Kharkiv medical students arrive for vital training
Twenty Ukrainian medical students, whose training was thrown into turmoil by the Russian invasion, are next week beginning clinical placements at hospitals around Cambridge, to learn vital skills to help support their country's health service.
The students from Kharkiv - which was attacked on the first day of the conflict and has seen fierce fighting - will continue their practical studies and receive essential teaching at the University of Cambridge School of Clinical Medicine, and at Addenbrooke’s Hospital, Royal Papworth Hospital and the Cambridgeshire and Peterborough NHS Foundation Trust.
The placements have been arranged through a twinning partnership between the University of Cambridge and Kharkiv National Medical University, where the students are studying.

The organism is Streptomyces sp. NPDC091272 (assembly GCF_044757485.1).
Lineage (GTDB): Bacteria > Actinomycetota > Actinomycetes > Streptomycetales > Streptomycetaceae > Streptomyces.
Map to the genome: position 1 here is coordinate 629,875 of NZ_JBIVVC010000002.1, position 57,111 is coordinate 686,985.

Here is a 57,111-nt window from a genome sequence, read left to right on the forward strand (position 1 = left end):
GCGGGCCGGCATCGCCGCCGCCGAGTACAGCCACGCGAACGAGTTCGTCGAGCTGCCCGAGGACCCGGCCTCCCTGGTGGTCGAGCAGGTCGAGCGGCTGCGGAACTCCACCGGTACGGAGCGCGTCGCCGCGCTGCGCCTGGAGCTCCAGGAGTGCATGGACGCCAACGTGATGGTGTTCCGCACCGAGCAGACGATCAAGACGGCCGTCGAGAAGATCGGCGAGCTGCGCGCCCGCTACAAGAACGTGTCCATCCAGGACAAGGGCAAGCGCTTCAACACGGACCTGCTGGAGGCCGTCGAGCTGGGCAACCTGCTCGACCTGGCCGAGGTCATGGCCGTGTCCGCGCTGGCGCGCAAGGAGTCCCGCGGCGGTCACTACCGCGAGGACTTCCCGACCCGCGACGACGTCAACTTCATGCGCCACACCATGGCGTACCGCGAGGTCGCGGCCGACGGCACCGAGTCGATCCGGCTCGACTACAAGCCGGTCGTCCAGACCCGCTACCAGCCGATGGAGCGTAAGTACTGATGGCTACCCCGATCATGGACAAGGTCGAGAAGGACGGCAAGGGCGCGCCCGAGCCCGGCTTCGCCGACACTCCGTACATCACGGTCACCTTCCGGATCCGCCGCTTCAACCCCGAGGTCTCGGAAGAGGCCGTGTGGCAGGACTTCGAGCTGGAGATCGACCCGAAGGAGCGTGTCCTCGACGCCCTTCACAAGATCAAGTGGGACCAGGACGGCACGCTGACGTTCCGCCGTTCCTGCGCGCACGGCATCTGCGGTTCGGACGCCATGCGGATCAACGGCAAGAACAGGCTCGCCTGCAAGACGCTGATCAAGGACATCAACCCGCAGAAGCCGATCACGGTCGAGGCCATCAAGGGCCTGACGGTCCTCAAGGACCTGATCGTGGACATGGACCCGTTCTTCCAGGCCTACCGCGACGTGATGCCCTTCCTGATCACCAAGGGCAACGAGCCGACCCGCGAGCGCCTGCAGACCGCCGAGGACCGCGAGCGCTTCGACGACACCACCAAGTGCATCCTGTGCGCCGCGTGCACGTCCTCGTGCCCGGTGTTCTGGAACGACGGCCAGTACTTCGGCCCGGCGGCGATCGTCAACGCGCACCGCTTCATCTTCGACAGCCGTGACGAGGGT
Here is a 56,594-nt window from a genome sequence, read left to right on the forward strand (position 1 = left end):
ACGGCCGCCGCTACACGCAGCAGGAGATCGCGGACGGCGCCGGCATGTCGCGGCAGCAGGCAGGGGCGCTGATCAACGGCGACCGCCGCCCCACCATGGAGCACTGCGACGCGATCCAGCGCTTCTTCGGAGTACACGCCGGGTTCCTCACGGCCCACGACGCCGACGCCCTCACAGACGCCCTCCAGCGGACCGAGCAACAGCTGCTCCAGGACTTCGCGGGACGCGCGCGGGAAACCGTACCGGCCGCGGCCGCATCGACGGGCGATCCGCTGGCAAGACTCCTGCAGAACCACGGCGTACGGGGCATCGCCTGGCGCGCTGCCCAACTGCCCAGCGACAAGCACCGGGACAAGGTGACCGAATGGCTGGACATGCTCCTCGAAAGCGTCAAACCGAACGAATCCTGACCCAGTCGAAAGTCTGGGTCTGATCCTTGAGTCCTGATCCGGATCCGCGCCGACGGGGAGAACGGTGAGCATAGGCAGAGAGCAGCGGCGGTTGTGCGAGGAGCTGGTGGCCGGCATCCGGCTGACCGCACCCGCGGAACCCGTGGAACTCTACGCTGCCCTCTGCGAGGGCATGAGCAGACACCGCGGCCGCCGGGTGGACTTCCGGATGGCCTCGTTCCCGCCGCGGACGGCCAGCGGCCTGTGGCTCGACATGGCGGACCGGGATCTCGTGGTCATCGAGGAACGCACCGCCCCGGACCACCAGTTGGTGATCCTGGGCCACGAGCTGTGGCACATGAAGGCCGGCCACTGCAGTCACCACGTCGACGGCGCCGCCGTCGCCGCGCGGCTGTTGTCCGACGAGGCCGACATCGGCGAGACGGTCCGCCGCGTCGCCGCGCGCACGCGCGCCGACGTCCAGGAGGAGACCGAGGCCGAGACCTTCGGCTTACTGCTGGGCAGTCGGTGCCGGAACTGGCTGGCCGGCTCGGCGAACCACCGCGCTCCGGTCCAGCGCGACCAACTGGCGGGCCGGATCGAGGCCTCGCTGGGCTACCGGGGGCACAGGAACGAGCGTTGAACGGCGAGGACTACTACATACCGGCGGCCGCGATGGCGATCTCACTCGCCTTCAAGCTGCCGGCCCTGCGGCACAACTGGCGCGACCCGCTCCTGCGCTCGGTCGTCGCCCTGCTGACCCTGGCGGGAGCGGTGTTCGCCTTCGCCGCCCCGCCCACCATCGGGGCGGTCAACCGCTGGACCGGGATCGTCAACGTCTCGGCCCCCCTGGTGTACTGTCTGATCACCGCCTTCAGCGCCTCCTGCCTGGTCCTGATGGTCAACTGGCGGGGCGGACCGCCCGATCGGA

During their time in Cambridge, they will learn from experts in a number of surgical and medical specialties, and receive mentoring, supervision and bedside teaching from doctors. The seven-week, fully-funded programme will enhance the training the students have already received despite the conflict, help them progress in their further studies with Kharkiv National Medical University, and support Ukraine’s vital health service.
The University of Cambridge is co-ordinating the overall programme and clinical training will be delivered by the hospitals involved. There will be no cost to students, with travel and living expenses funded by a donation from biotechnology company Illumina, and accommodation funded by an anonymous donor. Homerton College, where the students will stay, will provide opportunities to socialise and space to relax outside of their placements.
Click here to read more.